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  • Chris Bratton - Tech Journalist

SpaceX’s Starlink may pave the way for a new and truly wireless internet

A portion of Starlink satellites is already flying on low earth orbit over Earth's surface. Out of 12,000 Starlink satellites, 1200 are already in the active phase of beta service. This project is aimed towards high-speed internet, mainly for remote areas. But everyone can benefit from it and have wireless broadband connectivity. Users of Starlink internet are currently on this beta access to receive wireless internet.

Elon Musk, the brain behind PayPal, Tesla, SpaceX, contributes to new internet distribution. And Starlink is a massive part of it. Falcon 9 rockets produced under the SpaceX roof are helping to launch the satellites into space. Internet is an enormous part of today's world, and we don't need to say how much we appreciate good and high-speed internet with low latency. Wired connections travel thousands of miles before reaching the consumer's end.

But these wireless satellites will empower people to have control over the speed and bandwidth alongside a proper management system and that too without being connected to a long cable. As the program is still in the beta phase, internet speed is not capped yet, and we think it will stay like that until the end of the beta program. But time will tell nonetheless.

StarLink Current State

After securing a firm amount of $885.5 million in grand fund last year, the upgrade will go on. Initial deployment of an additional 30,000 satellites to roam the orbit within the next six years is thought of as the new internet specification. And by no means are these devices cheap. If you ever thought of delivering a litre of fuel in space is costly, think of the thousands of satellites. And these are the space broadcasters. Users will have access to purchase dishes that capture the broadcast. Each of them costs about $500, and they are high-tech stuff. The approved amount for the beta run of the StarLink satellite seems promising. Federal Communications Commission (FCC) put Starlink on its toes with contracts that need to meet demand within the given time. The current deployment plan of 12,000 satellites over the years will live in three stages. They are also called shells. The shells must have a distance of 1150 km over the Earth's surface for the most distant one. The middle ground will be 550 km, and the closest orbiting satellites will roam at about 340 km above the surface.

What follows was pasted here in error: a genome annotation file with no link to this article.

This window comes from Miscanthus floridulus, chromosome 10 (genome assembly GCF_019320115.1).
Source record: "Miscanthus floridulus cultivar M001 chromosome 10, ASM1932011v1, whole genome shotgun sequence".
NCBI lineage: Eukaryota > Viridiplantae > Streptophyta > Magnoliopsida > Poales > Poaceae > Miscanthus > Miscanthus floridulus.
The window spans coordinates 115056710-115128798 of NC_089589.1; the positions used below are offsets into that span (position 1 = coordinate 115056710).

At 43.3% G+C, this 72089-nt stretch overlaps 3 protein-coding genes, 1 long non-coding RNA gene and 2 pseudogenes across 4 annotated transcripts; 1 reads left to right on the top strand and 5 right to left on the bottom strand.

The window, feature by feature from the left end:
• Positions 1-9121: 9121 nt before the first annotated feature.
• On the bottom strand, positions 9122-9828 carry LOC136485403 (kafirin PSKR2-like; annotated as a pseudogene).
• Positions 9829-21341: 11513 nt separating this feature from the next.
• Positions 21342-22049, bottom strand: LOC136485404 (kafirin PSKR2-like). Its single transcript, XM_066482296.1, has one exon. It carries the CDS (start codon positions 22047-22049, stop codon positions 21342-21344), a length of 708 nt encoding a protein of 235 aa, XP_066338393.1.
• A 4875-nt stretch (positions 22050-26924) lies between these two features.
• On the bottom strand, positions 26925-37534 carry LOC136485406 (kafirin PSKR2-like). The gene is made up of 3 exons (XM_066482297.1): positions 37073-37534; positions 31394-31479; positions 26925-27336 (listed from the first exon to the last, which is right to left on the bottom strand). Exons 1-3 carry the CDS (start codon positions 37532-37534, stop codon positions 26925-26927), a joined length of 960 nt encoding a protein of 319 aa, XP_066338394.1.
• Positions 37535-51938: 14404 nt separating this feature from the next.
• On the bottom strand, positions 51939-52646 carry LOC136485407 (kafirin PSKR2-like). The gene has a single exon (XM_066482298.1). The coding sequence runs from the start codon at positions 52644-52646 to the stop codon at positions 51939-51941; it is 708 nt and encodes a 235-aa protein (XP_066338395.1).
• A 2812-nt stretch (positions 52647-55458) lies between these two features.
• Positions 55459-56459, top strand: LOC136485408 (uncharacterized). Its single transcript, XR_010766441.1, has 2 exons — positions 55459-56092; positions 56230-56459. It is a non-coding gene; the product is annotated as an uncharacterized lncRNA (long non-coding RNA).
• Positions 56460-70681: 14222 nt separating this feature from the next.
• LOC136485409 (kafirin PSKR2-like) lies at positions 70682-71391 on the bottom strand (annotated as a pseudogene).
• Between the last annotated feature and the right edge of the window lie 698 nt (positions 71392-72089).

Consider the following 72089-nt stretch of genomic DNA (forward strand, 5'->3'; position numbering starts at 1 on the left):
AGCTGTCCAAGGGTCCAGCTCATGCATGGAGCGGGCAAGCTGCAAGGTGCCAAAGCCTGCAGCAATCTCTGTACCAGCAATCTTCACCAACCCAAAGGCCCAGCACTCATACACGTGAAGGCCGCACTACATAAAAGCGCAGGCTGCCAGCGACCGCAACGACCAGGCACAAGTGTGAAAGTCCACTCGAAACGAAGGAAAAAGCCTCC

Generally, geometric positioning serves a great purpose. The closest one from the surface will have less area to cover but will lower latency than those living in a higher atmosphere. The satellites that can transmit data among themselves will create a chain of orbiting networks. An article from CNET published on February 4th this year declared there are approximately 10,000 active Starlink users. And these numbers are only going to grow. We may have high-speed physical connections around us, but remote areas barely get coverage—ships sailing on high seas, places where the internet has a hard time reaching. And even if those areas have internet, it is very costly to provide a quality connection that is 21st Century standard. SpaceX founder Elon Musk thinks ahead of time, just like his Tesla vehicles are changing our transportation. We saw the power of the internet rising in the last ten years, and it was swift. Now we are thinking of making it available like electricity and cable connection. Our lives and business are somewhat online-based one way or another, and this program will help along the way.

The development of Starlink started back in 2015, and since 2018 they began launching satellites into orbit. Starlink connections will be unbounded by traditional infrastructure and wire management. Each receiver unit will have its broadband system to lend other people data access. Unlike conventional internet evolution, where we are ripping the sweet fruit gradually, Starlink came full-fledged. With apps for phones and computers. Fast support, refund management, with a promise to deliver. Data speed on StarLink connection varies from 50-150 megabits with a latency of 20 to 40. The latency on the beta period is mind-blowing. In a recent Tweet, Musk said the connection's speed would go up to 300 MBps by the end of 2021.

Starlink has a monthly subscription plan of $99 with an additional one-time cost of purchasing a disk. Currently, there is no speed cap, but we already discussed it above. Currently, the service is available in the US, UK, Canada, and a few others. With 10% of its deployment done, we can hope for a good result in the upcoming days.


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